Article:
One in 200 passengers will be affected by airlines going bust over the next 15 years: that is the prediction of the Airline Insolvency Review, set up after the collapse of Monarch last October.
By the end of that spell, says the interim report, a typical airline failure could affect nearly 900,000 passengers, compared with half a million today – roughly the number caught up in the Monarch collapse.
“This increase in affected passengers is driven by passenger demand growth and increasing insolvency risk,” says the report.
Around 110,000 Monarch passengers were abroad when their airline went bust. The Civil Aviation Authority operation to bring them home cost the government £60m – a cost of £545 per passenger, for a typical flight of two or three hours.
Peter Bucks, the chair of the review, said the failure of Air Berlin at roughly the same time, was treated very differently: “The German government chose to provide immediate financial support to keep the airline temporarily running through administration.
“Two insolvencies with two different responses. Both managing to avoid thousands of passengers being left to fend for themselves, both costing the taxpayer significant amounts of money.”
His report says there is no “one-size-fits-all” solution to repatriating passengers in the aftermath of an airline failure. Passengers booked on a small airline that collapses outside the summer peak might be able to be absorbed by existing carriers, but larger UK airlines would need to be kept flying in administration to ensure passengers are able to get home in a timely fashion.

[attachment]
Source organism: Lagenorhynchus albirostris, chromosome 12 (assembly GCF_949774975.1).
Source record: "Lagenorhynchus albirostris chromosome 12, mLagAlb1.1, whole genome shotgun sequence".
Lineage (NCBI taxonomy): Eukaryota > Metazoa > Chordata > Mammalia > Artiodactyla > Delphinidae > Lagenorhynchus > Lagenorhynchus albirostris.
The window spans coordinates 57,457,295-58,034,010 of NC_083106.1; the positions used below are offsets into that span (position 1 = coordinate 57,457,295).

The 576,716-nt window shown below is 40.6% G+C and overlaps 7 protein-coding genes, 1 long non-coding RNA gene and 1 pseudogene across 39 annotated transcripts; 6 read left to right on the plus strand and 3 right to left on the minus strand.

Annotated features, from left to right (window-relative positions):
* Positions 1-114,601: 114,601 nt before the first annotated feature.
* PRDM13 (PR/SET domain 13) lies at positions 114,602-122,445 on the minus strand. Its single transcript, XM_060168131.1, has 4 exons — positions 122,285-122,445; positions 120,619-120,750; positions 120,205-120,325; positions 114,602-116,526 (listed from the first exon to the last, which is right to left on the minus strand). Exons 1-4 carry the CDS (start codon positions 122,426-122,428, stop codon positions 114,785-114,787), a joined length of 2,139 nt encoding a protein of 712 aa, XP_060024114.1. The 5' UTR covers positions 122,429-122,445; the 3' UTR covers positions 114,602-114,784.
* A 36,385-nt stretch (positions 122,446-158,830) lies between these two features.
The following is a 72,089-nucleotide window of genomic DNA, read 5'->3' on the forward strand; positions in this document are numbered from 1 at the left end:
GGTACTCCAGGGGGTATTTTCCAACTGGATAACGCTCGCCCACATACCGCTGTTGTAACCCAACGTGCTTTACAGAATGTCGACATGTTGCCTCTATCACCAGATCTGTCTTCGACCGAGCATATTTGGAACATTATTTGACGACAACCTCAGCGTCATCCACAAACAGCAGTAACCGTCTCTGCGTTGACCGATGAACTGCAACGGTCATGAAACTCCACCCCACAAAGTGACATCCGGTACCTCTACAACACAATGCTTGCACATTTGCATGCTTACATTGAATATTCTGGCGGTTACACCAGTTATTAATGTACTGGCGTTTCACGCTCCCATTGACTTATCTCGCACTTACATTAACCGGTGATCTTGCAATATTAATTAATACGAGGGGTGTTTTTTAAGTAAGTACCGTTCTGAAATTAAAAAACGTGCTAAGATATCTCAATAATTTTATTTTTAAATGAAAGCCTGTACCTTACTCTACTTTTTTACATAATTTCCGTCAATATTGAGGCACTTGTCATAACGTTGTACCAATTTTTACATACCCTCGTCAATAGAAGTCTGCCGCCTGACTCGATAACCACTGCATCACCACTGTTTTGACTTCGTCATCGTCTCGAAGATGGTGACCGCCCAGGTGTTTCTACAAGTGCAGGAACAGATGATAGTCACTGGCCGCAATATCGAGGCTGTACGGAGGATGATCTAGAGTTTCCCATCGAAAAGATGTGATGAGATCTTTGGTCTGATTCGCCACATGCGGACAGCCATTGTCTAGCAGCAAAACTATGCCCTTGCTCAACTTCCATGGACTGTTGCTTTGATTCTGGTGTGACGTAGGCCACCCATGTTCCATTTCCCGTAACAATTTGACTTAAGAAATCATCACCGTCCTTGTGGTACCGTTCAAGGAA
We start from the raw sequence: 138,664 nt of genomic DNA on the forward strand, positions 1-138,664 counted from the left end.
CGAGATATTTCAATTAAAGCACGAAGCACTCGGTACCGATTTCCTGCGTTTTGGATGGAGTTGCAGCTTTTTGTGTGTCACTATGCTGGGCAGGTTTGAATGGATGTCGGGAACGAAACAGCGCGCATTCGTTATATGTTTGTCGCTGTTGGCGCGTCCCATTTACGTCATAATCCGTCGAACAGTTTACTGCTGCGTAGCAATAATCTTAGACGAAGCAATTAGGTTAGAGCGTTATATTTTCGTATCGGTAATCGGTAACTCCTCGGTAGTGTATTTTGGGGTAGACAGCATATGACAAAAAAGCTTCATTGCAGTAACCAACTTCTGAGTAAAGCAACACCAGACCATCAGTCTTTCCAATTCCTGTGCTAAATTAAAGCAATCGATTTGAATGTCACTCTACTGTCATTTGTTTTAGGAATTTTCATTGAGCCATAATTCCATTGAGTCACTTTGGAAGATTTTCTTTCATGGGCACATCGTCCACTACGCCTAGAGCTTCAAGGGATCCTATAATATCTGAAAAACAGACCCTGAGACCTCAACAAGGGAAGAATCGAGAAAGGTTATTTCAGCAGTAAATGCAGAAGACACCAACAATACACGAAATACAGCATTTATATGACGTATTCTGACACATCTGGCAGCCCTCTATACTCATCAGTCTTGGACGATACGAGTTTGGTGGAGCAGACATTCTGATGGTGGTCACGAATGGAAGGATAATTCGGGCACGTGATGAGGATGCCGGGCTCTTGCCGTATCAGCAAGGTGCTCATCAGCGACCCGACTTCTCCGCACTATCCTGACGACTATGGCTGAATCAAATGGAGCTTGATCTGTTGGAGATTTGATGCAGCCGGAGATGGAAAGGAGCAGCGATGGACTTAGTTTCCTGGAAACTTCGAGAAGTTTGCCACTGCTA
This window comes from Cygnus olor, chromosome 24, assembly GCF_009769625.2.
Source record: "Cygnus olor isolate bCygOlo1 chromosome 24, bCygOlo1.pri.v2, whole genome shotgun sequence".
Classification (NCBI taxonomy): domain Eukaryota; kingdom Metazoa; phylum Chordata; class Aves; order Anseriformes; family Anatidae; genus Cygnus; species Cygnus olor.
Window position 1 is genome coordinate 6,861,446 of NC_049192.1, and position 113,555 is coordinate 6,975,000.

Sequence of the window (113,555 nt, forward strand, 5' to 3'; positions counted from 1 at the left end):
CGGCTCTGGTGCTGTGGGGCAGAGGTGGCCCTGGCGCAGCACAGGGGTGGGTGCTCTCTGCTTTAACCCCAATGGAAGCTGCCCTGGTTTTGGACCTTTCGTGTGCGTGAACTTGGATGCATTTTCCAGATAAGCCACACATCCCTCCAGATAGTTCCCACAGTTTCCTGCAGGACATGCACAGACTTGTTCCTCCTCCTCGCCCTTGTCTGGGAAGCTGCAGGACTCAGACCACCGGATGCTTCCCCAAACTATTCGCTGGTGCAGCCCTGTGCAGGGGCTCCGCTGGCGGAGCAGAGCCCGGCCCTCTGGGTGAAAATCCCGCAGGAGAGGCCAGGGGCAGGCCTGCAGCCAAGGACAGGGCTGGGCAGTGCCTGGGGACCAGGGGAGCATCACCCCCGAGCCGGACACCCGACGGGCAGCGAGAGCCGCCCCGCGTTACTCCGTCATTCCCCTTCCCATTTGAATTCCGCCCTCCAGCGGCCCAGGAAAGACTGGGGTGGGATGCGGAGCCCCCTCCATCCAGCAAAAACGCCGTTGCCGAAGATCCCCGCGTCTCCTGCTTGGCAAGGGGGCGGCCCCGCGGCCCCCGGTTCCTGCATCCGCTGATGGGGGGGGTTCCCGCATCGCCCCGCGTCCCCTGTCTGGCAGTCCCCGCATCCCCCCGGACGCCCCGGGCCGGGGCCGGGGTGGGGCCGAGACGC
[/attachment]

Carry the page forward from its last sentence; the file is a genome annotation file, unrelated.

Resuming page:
The review concedes, however, that this approach “is not without considerable challenges, risk and expense”.
In the event of a failure, aircraft leasing firms demand the return of their planes, and ground handlers – typically owed hundreds of thousands of pounds – are reluctant to keep providing services.
The review envisages: “A temporary moratorium to prohibit suppliers and other creditors from withdrawing services, demanding payments, and restrictions on enforcing security over an airline’s property during a short repatriation period.”
The Monarch collapse revealed widespread confusion over consumer protection.
Mr Bucks said: “On any one flight several of the passengers may have unwittingly paid twice or more for the same protection.
“Others, whether intentionally or otherwise, may not have paid for any protection at all and may be carrying the risk of insolvency themselves.”
Mark Tanzer, chief executive of ABTA, the travel association, said: “ABTA has been highlighting for some time that the lack of any formal protection arrangements for scheduled flights leaves many passengers at risk, and the government and taxpayer with a potential repatriation cost.
“This review is an opportunity to set this right.”
The review is examining a levy of around 20p per ticket which was imposed by the Danish government after the failure of a relatively small airline, Cimber Sterling. But airlines are strongly opposed to anything which increases the cost of flying.
The final report is expected to be published by the end of the year.
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